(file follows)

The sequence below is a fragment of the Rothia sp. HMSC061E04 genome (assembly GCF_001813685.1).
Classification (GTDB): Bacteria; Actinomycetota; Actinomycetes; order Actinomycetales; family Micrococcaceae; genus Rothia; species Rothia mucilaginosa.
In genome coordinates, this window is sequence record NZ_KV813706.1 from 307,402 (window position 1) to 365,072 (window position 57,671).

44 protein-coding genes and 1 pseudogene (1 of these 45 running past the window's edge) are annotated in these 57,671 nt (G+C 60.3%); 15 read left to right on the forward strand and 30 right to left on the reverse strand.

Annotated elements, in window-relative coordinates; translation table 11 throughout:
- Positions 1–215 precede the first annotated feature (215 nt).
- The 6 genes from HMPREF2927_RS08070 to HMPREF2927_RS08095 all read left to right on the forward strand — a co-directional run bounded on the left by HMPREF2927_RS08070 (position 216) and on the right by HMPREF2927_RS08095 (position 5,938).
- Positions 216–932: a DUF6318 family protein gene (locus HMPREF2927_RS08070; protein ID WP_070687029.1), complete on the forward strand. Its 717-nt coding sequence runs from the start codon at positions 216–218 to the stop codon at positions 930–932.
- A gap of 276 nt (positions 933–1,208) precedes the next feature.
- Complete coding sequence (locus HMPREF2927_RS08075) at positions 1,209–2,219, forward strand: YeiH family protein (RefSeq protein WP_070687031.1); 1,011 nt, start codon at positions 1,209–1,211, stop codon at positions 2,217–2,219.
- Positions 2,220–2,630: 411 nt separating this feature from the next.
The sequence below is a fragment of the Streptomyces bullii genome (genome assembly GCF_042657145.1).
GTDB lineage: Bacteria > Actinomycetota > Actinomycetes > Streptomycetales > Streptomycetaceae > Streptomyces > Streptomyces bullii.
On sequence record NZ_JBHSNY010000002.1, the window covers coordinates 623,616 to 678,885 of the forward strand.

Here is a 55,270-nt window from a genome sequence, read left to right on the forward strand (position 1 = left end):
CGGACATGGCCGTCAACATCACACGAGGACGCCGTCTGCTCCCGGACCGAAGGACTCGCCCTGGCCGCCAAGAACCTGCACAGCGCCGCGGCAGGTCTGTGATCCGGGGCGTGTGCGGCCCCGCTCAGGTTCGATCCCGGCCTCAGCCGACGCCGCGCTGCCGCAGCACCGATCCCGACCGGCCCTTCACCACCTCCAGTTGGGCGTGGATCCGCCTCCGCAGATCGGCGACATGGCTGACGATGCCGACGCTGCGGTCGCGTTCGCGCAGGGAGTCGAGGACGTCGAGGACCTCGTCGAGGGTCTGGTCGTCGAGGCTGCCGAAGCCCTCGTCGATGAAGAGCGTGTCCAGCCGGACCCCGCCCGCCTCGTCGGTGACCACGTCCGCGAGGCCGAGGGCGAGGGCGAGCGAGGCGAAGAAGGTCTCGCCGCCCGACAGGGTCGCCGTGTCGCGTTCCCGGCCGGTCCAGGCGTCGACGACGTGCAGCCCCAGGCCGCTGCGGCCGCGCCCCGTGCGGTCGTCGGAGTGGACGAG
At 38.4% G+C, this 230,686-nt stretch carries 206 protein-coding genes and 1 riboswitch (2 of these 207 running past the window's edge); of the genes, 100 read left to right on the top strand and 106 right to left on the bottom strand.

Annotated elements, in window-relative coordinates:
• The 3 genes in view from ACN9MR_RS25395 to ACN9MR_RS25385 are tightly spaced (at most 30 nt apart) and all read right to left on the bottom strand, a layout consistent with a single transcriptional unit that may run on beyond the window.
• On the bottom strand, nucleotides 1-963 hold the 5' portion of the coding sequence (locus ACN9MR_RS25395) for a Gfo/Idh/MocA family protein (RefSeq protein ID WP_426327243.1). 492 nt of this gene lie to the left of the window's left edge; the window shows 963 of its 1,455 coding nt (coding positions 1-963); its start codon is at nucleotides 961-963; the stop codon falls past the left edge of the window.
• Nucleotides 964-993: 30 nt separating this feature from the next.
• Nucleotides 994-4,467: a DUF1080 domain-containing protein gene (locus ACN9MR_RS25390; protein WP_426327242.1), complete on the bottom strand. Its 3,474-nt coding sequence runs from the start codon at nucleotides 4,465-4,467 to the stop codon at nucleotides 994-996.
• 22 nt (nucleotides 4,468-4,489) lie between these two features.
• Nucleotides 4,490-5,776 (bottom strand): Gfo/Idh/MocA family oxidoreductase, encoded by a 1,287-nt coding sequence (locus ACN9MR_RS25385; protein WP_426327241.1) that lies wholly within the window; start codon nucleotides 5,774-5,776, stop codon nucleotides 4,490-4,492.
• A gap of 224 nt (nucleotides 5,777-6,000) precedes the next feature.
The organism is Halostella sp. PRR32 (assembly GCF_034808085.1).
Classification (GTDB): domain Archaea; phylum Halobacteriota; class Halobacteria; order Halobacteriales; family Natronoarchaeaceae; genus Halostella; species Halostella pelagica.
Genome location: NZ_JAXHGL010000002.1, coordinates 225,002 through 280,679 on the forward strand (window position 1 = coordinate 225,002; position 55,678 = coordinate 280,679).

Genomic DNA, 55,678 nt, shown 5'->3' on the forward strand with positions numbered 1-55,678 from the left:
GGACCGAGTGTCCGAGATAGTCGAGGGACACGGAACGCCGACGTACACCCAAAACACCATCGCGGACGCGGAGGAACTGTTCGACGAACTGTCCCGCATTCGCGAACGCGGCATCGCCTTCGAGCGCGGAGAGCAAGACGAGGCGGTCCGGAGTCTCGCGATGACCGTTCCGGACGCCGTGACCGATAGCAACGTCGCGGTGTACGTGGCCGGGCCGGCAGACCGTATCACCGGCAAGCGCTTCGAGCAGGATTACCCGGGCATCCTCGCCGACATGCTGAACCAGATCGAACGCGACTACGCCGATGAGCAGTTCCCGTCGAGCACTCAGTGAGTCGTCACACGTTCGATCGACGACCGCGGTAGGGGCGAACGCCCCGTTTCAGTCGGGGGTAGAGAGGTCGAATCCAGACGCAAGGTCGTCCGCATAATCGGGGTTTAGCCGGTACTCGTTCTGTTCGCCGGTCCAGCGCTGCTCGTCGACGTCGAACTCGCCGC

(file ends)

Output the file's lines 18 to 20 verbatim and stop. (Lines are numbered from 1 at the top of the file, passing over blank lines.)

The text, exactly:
Annotated elements, in window-relative coordinates:
• The 3 genes in view from ACN9MR_RS25395 to ACN9MR_RS25385 are tightly spaced (at most 30 nt apart) and all read right to left on the bottom strand, a layout consistent with a single transcriptional unit that may run on beyond the window.
• On the bottom strand, nucleotides 1-963 hold the 5' portion of the coding sequence (locus ACN9MR_RS25395) for a Gfo/Idh/MocA family protein (RefSeq protein ID WP_426327243.1). 492 nt of this gene lie to the left of the window's left edge; the window shows 963 of its 1,455 coding nt (coding positions 1-963); its start codon is at nucleotides 961-963; the stop codon falls past the left edge of the window.